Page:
About a month ago jazz trombonist Delfeayo Marsalis used his latest recording on the Troubadour Jass Records label for the debut of the Uptown Jazz Orchestra. The town in question for this group is New Orleans; and the ensemble has tried to survey the broad spectrum of music to be found in this city, taking in everything from the street sounds of a brass band (the title of the third track is “Second Line”) to the far posher nightclub scene (with standards such as Hoagy Carmichael’s “Skylark”). However, because the title of the album is Make America Great Again!, it is hard to avoid the political reverberations of Marsalis’ own compositions. These include not only the title track but also “Back to Africa,” whose opening lines set the uncompromising tone of the song:
Here you are away from the MotherlandTrying to get by anyway you can.Living in a country without a planGo back where you came from and call it home!
The title track is, of course, based on one of the most familiar tropes in speeches by one of the candidates in this year’s Presidential Election. (Do I really have to say which one?) Marsalis sees the phrase as an appeal to a form of patriotism that only thinly veils undercurrents of intolerance and exclusion. As Marsalis himself puts it:
Living in New Orleans, there's an everyday consciousness of the Confederacy and the despair that a lot of people have over their defeat. You still feel the ramifications of that. Folks are still fighting to keep the Confederate ideology alive, and that's what we see in the constant incarceration and brutality towards our young men.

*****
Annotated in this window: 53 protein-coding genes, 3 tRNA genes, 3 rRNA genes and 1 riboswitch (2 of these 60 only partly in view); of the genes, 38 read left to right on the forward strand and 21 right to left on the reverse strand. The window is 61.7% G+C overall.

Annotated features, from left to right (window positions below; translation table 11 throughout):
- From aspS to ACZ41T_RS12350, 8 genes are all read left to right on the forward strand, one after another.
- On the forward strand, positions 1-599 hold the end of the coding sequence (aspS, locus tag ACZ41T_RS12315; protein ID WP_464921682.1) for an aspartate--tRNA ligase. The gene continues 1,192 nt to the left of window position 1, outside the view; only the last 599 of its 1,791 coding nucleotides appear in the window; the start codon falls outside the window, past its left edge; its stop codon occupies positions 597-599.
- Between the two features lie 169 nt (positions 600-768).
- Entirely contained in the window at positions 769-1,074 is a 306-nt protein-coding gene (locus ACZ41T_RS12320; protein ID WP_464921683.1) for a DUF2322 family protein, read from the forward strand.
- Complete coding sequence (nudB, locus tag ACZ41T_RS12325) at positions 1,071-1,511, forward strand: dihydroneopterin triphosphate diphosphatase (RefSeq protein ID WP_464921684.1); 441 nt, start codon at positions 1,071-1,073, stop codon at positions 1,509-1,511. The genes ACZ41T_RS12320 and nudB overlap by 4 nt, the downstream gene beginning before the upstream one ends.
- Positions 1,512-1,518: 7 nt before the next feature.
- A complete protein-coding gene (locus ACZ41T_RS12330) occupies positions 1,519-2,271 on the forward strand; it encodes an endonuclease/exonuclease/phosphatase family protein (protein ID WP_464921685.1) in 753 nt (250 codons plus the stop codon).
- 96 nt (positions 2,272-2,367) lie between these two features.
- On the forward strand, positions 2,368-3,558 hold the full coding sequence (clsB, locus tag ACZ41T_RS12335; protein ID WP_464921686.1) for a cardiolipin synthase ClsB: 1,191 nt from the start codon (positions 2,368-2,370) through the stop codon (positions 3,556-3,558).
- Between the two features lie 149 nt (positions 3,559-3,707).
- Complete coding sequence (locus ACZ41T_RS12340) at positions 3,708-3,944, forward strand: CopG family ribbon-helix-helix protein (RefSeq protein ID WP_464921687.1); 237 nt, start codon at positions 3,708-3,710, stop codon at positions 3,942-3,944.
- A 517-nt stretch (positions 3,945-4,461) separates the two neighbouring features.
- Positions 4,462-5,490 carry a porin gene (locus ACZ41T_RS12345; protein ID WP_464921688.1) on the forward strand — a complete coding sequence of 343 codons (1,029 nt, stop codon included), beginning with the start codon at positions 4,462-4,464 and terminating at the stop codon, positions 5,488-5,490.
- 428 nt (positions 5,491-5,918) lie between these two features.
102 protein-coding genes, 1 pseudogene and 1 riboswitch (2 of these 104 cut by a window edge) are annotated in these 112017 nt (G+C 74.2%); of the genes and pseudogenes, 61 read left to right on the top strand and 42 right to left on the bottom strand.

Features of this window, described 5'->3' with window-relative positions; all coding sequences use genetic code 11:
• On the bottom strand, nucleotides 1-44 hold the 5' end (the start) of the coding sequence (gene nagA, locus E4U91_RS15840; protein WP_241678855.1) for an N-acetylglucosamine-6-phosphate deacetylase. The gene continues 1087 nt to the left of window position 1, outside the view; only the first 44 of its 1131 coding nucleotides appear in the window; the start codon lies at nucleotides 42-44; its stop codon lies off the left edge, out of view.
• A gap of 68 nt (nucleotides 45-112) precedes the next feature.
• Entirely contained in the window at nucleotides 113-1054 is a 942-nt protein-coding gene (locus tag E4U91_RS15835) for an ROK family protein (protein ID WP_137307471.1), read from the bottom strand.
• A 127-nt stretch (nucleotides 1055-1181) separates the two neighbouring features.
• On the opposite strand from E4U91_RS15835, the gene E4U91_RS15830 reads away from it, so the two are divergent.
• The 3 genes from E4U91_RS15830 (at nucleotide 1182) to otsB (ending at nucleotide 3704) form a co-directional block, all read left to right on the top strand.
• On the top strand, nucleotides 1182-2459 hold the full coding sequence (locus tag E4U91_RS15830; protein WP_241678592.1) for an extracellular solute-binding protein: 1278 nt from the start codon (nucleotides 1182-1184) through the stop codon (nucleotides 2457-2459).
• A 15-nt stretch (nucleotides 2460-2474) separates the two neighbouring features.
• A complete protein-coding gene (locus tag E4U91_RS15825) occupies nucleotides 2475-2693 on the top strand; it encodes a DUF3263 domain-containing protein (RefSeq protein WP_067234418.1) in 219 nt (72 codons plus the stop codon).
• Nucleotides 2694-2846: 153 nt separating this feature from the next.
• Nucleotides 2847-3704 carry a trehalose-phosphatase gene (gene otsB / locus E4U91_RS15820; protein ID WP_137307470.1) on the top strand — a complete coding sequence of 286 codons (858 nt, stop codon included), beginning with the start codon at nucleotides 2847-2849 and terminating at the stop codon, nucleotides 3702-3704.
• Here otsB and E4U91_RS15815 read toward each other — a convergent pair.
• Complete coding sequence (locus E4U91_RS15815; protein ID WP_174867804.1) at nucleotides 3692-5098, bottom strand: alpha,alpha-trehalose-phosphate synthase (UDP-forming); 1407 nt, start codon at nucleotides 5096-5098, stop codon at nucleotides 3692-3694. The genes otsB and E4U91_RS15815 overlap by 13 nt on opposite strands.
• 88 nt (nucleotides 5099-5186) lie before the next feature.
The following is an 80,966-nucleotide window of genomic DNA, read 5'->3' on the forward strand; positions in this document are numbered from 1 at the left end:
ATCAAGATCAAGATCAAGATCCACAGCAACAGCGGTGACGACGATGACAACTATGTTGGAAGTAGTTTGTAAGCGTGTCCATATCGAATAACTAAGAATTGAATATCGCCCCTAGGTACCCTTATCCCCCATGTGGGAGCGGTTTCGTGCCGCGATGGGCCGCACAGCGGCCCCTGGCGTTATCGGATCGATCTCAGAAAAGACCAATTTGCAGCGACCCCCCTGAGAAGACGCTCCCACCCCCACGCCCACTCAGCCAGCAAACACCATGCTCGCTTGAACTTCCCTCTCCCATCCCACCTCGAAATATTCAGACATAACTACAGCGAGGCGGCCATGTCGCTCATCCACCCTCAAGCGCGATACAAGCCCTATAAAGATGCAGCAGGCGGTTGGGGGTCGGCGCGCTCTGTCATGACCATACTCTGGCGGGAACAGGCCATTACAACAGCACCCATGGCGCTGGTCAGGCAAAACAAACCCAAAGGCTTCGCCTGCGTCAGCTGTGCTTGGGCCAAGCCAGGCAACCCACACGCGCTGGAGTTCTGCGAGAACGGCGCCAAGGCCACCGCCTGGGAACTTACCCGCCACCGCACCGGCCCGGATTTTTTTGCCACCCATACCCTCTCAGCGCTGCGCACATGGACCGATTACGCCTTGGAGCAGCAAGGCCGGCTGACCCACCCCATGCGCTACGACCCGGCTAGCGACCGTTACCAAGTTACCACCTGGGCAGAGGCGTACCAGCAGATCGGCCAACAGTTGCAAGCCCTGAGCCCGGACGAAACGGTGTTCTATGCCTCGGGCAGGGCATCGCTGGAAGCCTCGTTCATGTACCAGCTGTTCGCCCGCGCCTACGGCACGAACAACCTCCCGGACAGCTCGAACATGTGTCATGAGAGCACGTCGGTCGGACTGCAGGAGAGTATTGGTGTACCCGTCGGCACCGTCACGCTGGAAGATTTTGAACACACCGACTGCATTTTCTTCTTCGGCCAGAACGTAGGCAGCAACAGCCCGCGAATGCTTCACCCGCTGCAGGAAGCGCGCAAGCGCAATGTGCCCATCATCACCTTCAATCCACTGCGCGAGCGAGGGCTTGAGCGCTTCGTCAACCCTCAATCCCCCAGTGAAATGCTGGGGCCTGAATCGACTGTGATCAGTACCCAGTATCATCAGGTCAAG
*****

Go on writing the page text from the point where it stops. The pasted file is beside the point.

That message is delivered with full impact by structuring “Make America Great Again!” not as a song (“Back to Africa” actually combines song and rap) but as a narrated text with musical accompaniment. Marsalis’ narrator for this recording is Wendell Pierce, whose voice recalls both the world-weariness and wry humor of Antoine Batiste, the trombonist character that Pierce portrayed in Treme.
That wry humor is also reflected in the overall structure of the album. The opening track is “The Star-Spangled Banner,” delivered with unmistakeable New Orleans rhetoric. This account only has to suggest that some pretty heavy irony is on the way, and the performance is striking for not overplaying its hand. At the other end of the “program” on this recording is an arrangement in a similar vein of Aaron Copland’s “Fanfare for the Common Man,” used for any number of displays of tub-thumbing patriotism, almost all of which have been oblivious to the populist aspirations of Henry A. Wallace, whose “Century of the Common Man” speech inspired Copland.
The result is an album that basically discourses on the theme of identity from beginning to end. Jazz radio stations may try to play individual tracks to let listeners know what Marsalis is up to these days and to assist him in cultivating awareness of the Uptown Jazz Orchestra, but this is unlikely to satisfy those who take their jazz listening seriously. One might almost call the album a song cycle. However, the songs are interleaved with instrumental selections; and, as has already been observed, text is spoken as well as sung. An intellectual might call this album a “well integrated whole;” but anyone who pays close enough attention to grasp both the denotation and the connotation of the words is likely to be far more cautious about using the adjective “integrated,” not only for this album but for any number of other social settings.